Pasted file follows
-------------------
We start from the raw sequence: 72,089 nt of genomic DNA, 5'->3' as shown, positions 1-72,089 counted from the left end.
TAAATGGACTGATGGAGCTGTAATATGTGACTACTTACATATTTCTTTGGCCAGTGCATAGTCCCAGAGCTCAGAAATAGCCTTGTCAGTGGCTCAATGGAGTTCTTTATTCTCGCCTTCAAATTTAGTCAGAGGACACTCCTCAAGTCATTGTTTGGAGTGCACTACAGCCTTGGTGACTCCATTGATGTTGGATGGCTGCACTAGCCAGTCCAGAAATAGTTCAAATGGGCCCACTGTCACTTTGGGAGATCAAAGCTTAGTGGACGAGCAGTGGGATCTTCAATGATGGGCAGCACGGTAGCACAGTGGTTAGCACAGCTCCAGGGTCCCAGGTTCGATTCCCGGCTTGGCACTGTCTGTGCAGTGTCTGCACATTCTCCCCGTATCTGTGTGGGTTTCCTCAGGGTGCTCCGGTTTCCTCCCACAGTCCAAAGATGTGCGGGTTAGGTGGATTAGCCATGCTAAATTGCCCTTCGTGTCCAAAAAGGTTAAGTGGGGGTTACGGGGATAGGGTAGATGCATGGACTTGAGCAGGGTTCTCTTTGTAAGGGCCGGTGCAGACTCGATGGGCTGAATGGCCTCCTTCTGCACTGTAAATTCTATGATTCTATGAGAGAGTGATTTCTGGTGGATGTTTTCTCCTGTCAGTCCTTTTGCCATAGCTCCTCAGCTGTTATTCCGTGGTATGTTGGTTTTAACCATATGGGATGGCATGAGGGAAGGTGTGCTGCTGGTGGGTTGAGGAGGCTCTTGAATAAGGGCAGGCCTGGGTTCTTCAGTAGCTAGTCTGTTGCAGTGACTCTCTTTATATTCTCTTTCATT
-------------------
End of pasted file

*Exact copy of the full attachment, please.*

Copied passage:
We start from the raw sequence: 72,089 nt of genomic DNA, 5'->3' as shown, positions 1-72,089 counted from the left end.
TAAATGGACTGATGGAGCTGTAATATGTGACTACTTACATATTTCTTTGGCCAGTGCATAGTCCCAGAGCTCAGAAATAGCCTTGTCAGTGGCTCAATGGAGTTCTTTATTCTCGCCTTCAAATTTAGTCAGAGGACACTCCTCAAGTCATTGTTTGGAGTGCACTACAGCCTTGGTGACTCCATTGATGTTGGATGGCTGCACTAGCCAGTCCAGAAATAGTTCAAATGGGCCCACTGTCACTTTGGGAGATCAAAGCTTAGTGGACGAGCAGTGGGATCTTCAATGATGGGCAGCACGGTAGCACAGTGGTTAGCACAGCTCCAGGGTCCCAGGTTCGATTCCCGGCTTGGCACTGTCTGTGCAGTGTCTGCACATTCTCCCCGTATCTGTGTGGGTTTCCTCAGGGTGCTCCGGTTTCCTCCCACAGTCCAAAGATGTGCGGGTTAGGTGGATTAGCCATGCTAAATTGCCCTTCGTGTCCAAAAAGGTTAAGTGGGGGTTACGGGGATAGGGTAGATGCATGGACTTGAGCAGGGTTCTCTTTGTAAGGGCCGGTGCAGACTCGATGGGCTGAATGGCCTCCTTCTGCACTGTAAATTCTATGATTCTATGAGAGAGTGATTTCTGGTGGATGTTTTCTCCTGTCAGTCCTTTTGCCATAGCTCCTCAGCTGTTATTCCGTGGTATGTTGGTTTTAACCATATGGGATGGCATGAGGGAAGGTGTGCTGCTGGTGGGTTGAGGAGGCTCTTGAATAAGGGCAGGCCTGGGTTCTTCAGTAGCTAGTCTGTTGCAGTGACTCTCTTTATATTCTCTTTCATT